Who Made My Clothes: Beyond Fashion Revolution Week

Fashion Revolution Week is coming to a close. What is Fashion Revolution Week? It’s not just the movement behind the hashtag #WhoMadeMyClothes. The Fashion Revolution is a movement with the clear goal of encouraging consumers to be aware of where their clothing comes from, and making purchasing decisions based on that information.

The movement was spurred by the 2013 Rana Plaza building collapse in Bangladesh. Thousands of workers were injured, and over one thousand workers died, as a result of the collapse. The garment factories that fell in the Plaza were all manufacturing clothing for big, global brands. Want to go beyond Fashion Revolution Week and learn more about the movement? Below are some links of interest.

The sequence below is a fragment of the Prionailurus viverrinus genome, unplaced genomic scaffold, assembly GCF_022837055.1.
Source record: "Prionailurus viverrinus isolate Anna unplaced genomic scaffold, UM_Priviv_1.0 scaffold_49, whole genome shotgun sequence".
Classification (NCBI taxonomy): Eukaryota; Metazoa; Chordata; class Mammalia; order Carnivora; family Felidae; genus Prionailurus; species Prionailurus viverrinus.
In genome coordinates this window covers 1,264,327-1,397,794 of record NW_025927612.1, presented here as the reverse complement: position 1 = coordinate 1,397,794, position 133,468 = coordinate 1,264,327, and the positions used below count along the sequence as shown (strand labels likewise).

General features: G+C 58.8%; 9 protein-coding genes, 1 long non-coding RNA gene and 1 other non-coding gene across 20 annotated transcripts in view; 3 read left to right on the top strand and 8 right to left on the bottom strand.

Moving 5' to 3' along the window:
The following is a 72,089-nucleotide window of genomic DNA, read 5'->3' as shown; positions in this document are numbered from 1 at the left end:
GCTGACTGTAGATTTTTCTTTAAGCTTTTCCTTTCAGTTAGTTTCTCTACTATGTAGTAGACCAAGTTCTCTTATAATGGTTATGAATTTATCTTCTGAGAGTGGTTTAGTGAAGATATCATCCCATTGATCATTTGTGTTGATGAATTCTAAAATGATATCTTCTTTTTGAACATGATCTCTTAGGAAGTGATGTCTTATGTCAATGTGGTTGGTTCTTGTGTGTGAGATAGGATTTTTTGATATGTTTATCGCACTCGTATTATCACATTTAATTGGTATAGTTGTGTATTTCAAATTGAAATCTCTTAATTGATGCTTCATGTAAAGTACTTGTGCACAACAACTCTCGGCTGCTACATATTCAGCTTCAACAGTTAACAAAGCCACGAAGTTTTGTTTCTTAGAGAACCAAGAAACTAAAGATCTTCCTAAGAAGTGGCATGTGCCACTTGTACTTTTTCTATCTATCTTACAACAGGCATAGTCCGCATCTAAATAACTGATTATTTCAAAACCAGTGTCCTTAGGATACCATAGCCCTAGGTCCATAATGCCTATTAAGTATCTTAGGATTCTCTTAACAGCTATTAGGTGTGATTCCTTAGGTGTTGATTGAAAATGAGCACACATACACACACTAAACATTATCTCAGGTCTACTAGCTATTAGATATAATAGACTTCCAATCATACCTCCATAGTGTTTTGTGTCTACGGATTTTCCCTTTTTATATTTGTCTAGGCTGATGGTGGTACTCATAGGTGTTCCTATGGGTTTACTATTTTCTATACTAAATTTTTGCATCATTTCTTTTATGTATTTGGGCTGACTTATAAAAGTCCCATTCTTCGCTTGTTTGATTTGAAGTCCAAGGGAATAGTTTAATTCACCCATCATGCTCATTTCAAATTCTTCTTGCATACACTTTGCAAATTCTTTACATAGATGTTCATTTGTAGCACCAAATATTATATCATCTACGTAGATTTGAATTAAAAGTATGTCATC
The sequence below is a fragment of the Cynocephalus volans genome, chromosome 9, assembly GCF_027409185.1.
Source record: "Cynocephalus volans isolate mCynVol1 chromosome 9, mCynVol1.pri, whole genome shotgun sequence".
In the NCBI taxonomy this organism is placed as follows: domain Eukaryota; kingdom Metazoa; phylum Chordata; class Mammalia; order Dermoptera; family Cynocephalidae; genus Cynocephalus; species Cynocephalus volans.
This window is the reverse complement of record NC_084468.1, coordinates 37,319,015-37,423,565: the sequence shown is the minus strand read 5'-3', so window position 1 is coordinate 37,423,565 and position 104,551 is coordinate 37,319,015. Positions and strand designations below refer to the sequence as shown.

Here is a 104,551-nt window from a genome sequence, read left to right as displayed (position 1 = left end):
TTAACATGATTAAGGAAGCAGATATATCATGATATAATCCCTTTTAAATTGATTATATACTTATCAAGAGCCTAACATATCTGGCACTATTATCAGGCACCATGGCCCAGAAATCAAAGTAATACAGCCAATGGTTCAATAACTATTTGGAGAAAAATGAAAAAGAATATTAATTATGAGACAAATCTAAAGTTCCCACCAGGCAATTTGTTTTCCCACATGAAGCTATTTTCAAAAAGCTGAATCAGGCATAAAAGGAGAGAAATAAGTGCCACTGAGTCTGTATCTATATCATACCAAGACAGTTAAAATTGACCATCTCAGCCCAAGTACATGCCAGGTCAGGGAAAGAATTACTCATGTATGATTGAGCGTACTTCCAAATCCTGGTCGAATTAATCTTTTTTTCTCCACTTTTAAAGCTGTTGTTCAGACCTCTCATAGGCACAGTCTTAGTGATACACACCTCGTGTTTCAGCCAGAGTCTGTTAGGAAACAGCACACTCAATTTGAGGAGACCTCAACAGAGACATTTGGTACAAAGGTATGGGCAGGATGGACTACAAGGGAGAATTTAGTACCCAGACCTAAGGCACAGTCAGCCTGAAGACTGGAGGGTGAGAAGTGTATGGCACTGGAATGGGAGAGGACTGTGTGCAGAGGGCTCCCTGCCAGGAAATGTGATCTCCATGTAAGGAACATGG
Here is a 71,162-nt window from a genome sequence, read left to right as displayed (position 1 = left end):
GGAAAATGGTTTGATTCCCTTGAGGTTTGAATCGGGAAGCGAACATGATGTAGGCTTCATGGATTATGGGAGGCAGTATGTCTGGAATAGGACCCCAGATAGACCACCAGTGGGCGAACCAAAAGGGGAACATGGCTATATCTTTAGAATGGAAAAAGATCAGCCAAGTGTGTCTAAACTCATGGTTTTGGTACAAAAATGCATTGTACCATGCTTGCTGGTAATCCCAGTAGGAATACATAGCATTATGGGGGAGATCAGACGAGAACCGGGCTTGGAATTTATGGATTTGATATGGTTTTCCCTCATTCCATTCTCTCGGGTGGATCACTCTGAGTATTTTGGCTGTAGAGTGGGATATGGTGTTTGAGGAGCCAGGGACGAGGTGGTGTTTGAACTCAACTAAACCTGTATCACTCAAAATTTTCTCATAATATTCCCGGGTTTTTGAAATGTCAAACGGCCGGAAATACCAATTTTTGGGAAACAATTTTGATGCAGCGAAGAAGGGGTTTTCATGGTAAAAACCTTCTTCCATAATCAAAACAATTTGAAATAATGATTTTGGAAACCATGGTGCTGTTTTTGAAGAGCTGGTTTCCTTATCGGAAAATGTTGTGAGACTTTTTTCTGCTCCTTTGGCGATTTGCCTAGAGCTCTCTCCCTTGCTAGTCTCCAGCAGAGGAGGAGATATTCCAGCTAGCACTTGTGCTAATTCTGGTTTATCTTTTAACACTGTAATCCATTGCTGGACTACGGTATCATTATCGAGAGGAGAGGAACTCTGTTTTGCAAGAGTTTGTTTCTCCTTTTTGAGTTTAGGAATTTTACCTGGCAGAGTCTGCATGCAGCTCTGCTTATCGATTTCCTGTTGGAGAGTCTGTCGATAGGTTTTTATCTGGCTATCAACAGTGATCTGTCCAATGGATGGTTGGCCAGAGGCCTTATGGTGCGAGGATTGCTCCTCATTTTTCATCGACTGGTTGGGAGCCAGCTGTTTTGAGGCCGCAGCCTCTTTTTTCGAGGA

The architect of the movement, Fashion Revolution encourages folks to join in and educate themselves and others. The site has information on topics like why we need a fashion revolution, events  by country, and shareable posters and images.

21 Sustainable and Ethical Fashion Brands Actually Worth Buying (from High Snobiety)

Shout out to Nashville, Tennessee brand Nisolo for appearing on this list. The list is chocked full of both US-based and international sustainable and ethical fashion brands.

The Clean Clothes Campaign

The Clean Clothes Campaign was launched with the goal of improving working conditions for workers in the garment industry. For those that wish to “vote with their dollars,” the Project maintains a list of donors to Rana Plaza sorted by brand and country.

The Sewing Training Academy

Three cheers for local, ethical manufacturing! The Nashville Fashion Alliance teamed up with Catholic Charities and Omega Apparel to bring The Sewing Training Academy to Middle Tennessee. The purpose of the program is to teach people to sew in preparation for jobs in local manufacturing.

With all of the resources listed above (and many more out there, thanks to #WhoMadeMyClothes and the Fashion Revolution movement), it’s easy to take action in being “fashion revolutionary.”